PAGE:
COVID-19-fueled anxiety and depression peaked in early April, then declined
The latest data from USC Dornsife’s ongoing coronavirus survey reveal that rates of mental distress rose primarily during the early days of the pandemic due to both financial and health concerns.
The anxiety and depression experienced by U.S. residents since the start of the COVID-19 pandemic peaked in early April, according to a USC national tracking survey measuring the impact of the coronavirus on the lives of Americans.
As Americans nationwide hunkered down during stay-at-home orders and tens of millions of workers lost their jobs, 40% of U.S. residents reported feeling anxious and 29% felt depressed in early April. By late May, that percentage had dropped to 27% who felt anxious and 25% who felt depressed.
The survey found that 1 in 3 people said they felt lonely, up from 1 in 5 who reported feeling lonely prior to COVID-19.
“Early April was a tumultuous time for many, many people. Not only were we worried about the threat of COVID-19 but millions of people had just lost their jobs and families were being forced to adjust rapidly to school closures and new routines,” said Daniel Bennett, assistant professor (research) of economics at the Center for Economic and Social Research, part of the USC Dornsife College of Letters, Arts and Sciences. “Since then, the pandemic caused a lot of destruction, but the changes to the daily lives of many Americans have been less extreme.”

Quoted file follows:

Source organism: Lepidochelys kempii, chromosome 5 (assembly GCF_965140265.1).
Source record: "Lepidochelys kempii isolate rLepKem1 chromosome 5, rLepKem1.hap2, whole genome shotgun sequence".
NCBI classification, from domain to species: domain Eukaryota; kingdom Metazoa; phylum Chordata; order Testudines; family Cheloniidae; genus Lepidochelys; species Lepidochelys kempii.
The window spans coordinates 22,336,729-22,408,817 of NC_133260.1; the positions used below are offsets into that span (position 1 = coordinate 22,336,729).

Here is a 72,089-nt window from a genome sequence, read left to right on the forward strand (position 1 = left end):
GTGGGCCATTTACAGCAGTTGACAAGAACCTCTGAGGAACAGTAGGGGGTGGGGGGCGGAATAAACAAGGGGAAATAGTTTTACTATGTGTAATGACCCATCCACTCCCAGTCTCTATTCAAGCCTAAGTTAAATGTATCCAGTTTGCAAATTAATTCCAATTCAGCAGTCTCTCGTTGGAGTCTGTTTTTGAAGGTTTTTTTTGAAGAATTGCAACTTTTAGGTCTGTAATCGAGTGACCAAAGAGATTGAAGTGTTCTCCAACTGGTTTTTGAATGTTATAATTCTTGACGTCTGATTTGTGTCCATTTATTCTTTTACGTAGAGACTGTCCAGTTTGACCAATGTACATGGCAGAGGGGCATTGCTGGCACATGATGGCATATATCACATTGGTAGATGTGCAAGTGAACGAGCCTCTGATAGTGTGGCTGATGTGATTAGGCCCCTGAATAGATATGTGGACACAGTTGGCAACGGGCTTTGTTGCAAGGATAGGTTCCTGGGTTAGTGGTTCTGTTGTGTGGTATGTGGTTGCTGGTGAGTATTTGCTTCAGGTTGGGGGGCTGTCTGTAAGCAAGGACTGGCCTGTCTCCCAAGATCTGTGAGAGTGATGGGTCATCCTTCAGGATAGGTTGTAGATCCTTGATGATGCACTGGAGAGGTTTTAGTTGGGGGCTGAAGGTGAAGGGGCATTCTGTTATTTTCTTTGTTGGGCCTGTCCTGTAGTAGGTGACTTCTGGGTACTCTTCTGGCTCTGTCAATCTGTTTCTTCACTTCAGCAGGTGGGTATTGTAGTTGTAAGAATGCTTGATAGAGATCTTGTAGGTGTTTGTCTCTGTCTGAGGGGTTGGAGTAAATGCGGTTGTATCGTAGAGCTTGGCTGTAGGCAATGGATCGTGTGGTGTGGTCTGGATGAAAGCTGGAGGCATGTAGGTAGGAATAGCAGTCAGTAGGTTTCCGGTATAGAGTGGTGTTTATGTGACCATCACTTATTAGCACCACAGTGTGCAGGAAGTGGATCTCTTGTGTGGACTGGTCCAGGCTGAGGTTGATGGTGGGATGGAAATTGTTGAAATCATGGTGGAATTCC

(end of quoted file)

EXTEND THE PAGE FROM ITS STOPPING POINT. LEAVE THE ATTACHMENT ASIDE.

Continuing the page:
Since mid-March, CESR’s researchers have surveyed a panel of around 7,000 U.S. adults regarding their perceptions and attitudes about coronavirus and the impact of coronavirus on their lives. Data from the study, supported mainly by the Bill & Melinda Gates Foundation and USC, is updated daily and available to researchers and the public.
Rising, falling anxiety and depression during COVID-19
People who have lost their jobs since the start of the COVID-19 pandemic had an even greater increase in anxiety and depression. In early April, 45% of those who lost their jobs were at least mildly distressed — meaning anxious or depressed — and 8% were severely distressed. However, as of the end of May, distress levels for Americans had returned to levels similar to mid-March, regardless of employment status.
“I think these results point towards what is part of the natural human condition: there is a tendency towards survival, coping and more resiliency so that people can move forward,” said T. Em Arpawong, an assistant professor of research at the USC Leonard Davis School of Gerontology and faculty member of the Resilience Lab at the Keck School of Medicine of USC.